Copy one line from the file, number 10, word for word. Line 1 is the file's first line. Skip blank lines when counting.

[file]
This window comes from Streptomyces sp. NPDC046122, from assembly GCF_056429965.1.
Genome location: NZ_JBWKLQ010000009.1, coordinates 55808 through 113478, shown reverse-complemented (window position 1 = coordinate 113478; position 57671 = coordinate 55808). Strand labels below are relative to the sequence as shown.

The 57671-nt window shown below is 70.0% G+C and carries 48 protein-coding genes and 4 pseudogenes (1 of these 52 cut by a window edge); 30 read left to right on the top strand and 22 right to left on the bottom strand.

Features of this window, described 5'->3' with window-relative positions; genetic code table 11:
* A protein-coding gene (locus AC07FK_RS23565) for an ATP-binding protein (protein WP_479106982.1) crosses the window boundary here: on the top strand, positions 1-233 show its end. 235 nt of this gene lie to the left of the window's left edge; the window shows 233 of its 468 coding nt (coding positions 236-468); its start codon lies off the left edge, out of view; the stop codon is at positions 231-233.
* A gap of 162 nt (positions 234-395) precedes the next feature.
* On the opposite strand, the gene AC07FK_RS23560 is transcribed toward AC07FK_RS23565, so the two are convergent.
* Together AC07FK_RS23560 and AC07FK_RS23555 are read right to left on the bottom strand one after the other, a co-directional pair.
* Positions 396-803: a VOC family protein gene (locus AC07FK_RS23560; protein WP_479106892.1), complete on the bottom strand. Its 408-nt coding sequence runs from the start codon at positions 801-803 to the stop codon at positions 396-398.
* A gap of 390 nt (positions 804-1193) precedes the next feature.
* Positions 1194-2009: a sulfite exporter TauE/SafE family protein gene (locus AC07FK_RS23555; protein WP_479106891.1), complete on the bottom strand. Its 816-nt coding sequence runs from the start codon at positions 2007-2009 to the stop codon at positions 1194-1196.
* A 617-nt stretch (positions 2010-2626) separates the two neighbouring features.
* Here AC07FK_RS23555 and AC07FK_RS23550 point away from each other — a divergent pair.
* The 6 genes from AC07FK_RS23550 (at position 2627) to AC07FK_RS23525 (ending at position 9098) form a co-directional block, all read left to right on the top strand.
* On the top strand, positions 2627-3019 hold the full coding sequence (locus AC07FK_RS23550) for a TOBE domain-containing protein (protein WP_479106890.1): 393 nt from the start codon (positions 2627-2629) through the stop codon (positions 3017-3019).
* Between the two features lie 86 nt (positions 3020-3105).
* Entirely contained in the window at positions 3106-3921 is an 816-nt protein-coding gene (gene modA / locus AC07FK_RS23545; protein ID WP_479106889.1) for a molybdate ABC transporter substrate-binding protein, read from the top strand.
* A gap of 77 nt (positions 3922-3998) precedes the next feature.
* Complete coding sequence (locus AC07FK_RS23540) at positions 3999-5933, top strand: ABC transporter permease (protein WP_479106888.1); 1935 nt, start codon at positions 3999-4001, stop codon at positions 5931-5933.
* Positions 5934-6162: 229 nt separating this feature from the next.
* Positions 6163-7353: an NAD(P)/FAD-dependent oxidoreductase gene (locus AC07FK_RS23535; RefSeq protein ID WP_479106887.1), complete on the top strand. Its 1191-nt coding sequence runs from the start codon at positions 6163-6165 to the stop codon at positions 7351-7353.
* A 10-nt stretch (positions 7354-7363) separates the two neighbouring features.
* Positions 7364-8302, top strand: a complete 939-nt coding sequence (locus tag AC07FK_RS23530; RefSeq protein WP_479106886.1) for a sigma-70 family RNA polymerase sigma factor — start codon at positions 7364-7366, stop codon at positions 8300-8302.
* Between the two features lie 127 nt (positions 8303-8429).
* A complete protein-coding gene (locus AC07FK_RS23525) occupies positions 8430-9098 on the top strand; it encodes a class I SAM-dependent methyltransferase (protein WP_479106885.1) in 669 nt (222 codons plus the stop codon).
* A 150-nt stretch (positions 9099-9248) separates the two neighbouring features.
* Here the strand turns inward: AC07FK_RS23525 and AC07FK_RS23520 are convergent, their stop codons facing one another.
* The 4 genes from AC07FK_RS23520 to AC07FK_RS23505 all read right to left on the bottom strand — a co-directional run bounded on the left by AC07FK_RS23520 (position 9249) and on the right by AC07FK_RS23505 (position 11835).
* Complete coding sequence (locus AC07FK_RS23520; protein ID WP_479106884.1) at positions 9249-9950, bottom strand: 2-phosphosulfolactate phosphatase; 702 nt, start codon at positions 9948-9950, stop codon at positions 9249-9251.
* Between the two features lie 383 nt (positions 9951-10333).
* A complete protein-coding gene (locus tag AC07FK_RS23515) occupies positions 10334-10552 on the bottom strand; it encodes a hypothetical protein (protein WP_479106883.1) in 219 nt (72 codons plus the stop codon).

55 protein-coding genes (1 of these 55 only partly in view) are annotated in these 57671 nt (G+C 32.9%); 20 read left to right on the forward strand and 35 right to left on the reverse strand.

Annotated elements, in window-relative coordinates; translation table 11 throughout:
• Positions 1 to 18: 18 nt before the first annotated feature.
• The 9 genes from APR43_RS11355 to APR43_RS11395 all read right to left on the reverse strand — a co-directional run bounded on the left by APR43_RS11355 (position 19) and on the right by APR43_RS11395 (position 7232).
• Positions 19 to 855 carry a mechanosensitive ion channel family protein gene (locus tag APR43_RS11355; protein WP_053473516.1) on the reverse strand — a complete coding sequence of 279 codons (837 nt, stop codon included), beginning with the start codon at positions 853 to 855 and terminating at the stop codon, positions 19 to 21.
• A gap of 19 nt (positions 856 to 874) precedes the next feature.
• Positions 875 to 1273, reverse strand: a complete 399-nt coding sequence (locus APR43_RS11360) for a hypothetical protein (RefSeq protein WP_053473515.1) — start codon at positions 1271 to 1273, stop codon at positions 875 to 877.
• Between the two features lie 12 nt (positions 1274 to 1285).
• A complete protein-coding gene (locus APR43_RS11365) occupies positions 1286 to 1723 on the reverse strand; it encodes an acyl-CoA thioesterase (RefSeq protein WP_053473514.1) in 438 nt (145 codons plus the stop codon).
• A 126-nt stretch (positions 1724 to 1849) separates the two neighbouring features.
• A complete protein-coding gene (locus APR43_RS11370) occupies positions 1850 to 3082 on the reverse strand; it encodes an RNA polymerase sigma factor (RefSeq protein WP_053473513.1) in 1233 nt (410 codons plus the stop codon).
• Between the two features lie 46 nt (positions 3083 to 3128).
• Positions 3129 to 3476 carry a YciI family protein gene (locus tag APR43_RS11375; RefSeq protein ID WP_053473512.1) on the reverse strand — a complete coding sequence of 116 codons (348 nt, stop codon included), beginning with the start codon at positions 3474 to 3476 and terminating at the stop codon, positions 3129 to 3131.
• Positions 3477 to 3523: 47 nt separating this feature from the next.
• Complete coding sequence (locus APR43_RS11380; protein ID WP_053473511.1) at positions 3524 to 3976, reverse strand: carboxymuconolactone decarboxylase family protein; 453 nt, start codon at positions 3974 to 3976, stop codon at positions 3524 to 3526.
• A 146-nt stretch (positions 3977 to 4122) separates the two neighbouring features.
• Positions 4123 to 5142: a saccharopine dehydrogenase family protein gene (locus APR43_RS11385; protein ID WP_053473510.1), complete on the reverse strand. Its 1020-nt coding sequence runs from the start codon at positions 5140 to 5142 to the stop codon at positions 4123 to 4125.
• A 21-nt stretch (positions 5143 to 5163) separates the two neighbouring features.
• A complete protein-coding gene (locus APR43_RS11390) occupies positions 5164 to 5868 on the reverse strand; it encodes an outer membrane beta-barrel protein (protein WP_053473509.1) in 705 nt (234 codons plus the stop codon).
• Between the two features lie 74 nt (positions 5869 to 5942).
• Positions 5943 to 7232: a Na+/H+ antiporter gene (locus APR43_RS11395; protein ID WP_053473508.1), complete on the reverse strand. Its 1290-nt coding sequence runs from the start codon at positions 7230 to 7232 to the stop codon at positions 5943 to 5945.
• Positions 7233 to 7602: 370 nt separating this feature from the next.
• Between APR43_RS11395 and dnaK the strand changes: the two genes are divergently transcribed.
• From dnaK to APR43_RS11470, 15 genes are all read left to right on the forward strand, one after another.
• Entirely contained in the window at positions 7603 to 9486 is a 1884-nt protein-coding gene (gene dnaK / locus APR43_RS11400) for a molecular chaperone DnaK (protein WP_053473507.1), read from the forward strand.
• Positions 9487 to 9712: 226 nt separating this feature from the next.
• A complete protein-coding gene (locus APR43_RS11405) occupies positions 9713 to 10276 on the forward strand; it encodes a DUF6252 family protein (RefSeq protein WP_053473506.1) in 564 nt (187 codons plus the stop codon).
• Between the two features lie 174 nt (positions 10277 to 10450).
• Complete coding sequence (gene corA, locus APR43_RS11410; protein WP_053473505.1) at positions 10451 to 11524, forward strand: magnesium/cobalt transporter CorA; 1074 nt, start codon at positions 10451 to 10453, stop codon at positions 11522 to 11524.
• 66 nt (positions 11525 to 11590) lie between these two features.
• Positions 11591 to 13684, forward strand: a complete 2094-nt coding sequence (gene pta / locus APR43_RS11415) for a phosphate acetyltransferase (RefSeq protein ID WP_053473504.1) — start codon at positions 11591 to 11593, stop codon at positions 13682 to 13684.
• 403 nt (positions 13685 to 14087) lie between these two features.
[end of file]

* A gap of 390 nt (positions 804-1193) precedes the next feature.